There’s no doubt that Jordan Spieth has been on one heck of a roller coaster ride this year. Spieth turned pro in December after just one year at the University of Texas, where he won pretty much every award and title he could get his hands on. To begin 2013, he missed the cut at the Farmers Insurance Open at Torrey Pines, but he then ran off four straight top-ten finishes between the Web.Com Tour and PGA Tour in late February and early March to earn Special Temporary Member Status.
With his playoff win in the John Deere Classic, Spieth became a full-fledged member of the PGA Tour, earning himself a spot in this year’s Open Championship and next year’s Masters. It was a rough week at Muirfield, where Spieth finished 44th, but now that he’s back Stateside, what’s a Tour rookie to do?
The answer: rest, for once.
On Saturday, his 20th birthday, Spieth’s decision to withdraw from next week’s WGC-Bridgestone Invitational is sure to draw a certain amount of criticism. With a field boasting the likes of Tiger Woods, Phil Mickelson, Adam Scott and Rory McIlroy, the no-cut event at Firestone Country Club is a popular stop on the PGA Tour schedule. Still, at a certain point, taking some time to rest and recover is going to be important.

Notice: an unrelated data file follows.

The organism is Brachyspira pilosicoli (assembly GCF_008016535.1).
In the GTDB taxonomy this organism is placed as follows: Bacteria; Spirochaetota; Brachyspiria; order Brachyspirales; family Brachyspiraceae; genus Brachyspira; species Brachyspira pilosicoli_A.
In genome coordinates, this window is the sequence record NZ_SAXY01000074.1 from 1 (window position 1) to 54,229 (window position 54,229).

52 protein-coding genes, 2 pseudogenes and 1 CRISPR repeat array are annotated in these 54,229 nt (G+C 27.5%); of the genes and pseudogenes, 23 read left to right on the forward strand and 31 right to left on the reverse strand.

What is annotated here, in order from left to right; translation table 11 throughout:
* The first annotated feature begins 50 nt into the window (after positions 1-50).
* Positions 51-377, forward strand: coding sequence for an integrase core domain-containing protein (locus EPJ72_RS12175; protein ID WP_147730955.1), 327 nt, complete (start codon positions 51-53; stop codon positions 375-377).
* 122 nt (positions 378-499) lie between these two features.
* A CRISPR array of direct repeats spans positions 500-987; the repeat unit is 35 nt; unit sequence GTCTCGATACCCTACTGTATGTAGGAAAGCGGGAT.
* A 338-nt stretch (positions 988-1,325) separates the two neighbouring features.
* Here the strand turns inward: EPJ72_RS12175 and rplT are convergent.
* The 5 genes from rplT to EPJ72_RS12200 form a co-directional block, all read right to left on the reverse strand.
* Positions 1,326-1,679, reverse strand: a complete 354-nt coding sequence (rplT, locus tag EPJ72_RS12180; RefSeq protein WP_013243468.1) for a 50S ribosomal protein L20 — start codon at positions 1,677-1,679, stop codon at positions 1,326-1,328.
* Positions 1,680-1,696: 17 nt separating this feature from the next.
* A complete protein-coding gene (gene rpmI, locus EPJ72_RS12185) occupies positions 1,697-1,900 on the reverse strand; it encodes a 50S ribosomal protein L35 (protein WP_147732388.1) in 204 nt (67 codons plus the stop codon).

Don’t get me wrong, I’m not about to lament the life of a professional golfer, especially the hottest young star in the game, but Spieth has only taken four weeks off this year: the Masters, the PLAYERS, the St. Jude Classic and the Travelers Championship. You know he would have teed it up at Augusta had he been qualified, so with three real weeks off all year, it has to be getting tiring.
While it obviously would have been nice to see him tee it up at Firestone, Spieth will use the time off to prepare for the year’s final major, the PGA Championship at Oak Hill, and the ensuing FedEx Cup playoffs. He’s just getting started on this journey, and he’s earned the right to dial it back a little bit to get himself in the best frame of mind he can be in.